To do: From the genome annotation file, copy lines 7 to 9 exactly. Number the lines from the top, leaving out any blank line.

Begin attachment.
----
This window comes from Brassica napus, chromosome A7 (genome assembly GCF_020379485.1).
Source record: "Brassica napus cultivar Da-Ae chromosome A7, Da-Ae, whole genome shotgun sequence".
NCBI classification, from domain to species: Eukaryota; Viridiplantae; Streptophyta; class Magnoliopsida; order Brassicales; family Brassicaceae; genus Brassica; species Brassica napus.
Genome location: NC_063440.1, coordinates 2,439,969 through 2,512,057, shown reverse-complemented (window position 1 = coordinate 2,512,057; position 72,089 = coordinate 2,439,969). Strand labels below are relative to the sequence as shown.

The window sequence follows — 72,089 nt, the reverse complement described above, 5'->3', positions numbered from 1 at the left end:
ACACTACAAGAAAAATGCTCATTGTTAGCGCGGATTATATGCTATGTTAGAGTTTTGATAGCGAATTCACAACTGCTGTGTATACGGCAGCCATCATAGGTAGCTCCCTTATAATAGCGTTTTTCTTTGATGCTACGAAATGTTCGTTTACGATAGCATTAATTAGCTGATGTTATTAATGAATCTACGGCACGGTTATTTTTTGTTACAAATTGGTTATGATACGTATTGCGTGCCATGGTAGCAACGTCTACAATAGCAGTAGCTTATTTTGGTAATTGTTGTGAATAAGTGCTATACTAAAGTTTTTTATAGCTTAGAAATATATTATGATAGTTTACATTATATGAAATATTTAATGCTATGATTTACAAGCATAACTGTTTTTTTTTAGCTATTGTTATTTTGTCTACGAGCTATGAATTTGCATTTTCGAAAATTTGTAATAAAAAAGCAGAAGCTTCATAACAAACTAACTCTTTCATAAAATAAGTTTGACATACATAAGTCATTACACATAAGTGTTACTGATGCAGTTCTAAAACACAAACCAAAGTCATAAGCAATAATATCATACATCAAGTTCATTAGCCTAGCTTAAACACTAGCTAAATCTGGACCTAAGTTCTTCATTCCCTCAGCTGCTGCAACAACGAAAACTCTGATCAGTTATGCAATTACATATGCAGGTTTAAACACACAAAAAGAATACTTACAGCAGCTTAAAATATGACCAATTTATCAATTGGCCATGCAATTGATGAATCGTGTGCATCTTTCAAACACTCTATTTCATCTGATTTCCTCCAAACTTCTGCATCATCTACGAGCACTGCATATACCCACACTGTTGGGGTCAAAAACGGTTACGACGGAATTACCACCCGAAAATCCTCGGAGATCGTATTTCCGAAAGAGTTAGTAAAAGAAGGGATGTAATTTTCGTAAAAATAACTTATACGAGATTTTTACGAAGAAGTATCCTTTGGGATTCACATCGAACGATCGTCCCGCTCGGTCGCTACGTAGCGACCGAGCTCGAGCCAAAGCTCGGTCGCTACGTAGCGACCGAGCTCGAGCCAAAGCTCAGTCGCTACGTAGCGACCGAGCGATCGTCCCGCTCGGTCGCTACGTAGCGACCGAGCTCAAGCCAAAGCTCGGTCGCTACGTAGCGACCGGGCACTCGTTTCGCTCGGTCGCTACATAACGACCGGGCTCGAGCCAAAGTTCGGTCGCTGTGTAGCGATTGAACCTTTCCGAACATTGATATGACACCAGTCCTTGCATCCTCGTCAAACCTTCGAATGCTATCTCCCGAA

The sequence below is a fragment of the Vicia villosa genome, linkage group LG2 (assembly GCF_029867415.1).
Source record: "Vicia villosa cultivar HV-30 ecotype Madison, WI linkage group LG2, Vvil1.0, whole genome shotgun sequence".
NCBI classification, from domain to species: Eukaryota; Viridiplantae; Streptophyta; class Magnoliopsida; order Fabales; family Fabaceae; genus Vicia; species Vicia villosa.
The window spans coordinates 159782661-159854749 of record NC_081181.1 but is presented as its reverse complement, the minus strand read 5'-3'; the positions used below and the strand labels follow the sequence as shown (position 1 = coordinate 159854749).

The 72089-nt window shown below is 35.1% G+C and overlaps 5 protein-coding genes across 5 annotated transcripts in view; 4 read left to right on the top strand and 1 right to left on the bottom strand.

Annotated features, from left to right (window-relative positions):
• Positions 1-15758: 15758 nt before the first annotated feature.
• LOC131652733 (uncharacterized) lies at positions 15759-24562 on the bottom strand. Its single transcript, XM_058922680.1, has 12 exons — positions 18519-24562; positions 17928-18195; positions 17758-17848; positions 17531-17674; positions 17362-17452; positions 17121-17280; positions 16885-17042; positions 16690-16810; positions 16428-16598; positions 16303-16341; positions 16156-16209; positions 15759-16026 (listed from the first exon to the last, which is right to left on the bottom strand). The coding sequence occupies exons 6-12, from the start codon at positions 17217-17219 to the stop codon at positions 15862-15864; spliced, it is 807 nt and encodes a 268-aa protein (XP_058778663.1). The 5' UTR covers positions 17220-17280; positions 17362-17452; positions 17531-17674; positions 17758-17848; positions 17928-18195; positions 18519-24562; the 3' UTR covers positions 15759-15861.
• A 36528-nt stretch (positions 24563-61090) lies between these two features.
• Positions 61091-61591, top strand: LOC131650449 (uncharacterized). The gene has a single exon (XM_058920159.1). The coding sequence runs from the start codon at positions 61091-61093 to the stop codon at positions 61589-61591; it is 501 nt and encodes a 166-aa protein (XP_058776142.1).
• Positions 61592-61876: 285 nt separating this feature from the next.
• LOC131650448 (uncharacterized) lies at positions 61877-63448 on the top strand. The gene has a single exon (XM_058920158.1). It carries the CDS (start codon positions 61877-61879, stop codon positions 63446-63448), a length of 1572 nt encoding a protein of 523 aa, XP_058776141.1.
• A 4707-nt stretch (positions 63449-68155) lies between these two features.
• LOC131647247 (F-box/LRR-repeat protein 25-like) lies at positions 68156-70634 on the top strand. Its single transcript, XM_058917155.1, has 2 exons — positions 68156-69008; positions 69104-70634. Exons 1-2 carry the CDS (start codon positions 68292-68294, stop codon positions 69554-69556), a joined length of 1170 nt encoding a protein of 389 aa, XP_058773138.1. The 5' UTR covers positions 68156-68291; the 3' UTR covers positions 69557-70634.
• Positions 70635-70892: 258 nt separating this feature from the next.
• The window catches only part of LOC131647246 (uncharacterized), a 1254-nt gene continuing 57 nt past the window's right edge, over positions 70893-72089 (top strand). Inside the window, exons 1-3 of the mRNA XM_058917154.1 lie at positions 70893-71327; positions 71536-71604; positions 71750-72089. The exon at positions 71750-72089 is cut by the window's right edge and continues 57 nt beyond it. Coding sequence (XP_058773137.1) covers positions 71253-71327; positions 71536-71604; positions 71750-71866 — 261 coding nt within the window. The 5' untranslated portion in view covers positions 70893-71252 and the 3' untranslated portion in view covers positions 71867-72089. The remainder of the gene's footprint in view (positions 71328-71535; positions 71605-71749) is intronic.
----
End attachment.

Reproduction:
The sequence below is a fragment of the Vicia villosa genome, linkage group LG2 (assembly GCF_029867415.1).
Source record: "Vicia villosa cultivar HV-30 ecotype Madison, WI linkage group LG2, Vvil1.0, whole genome shotgun sequence".
NCBI classification, from domain to species: Eukaryota; Viridiplantae; Streptophyta; class Magnoliopsida; order Fabales; family Fabaceae; genus Vicia; species Vicia villosa.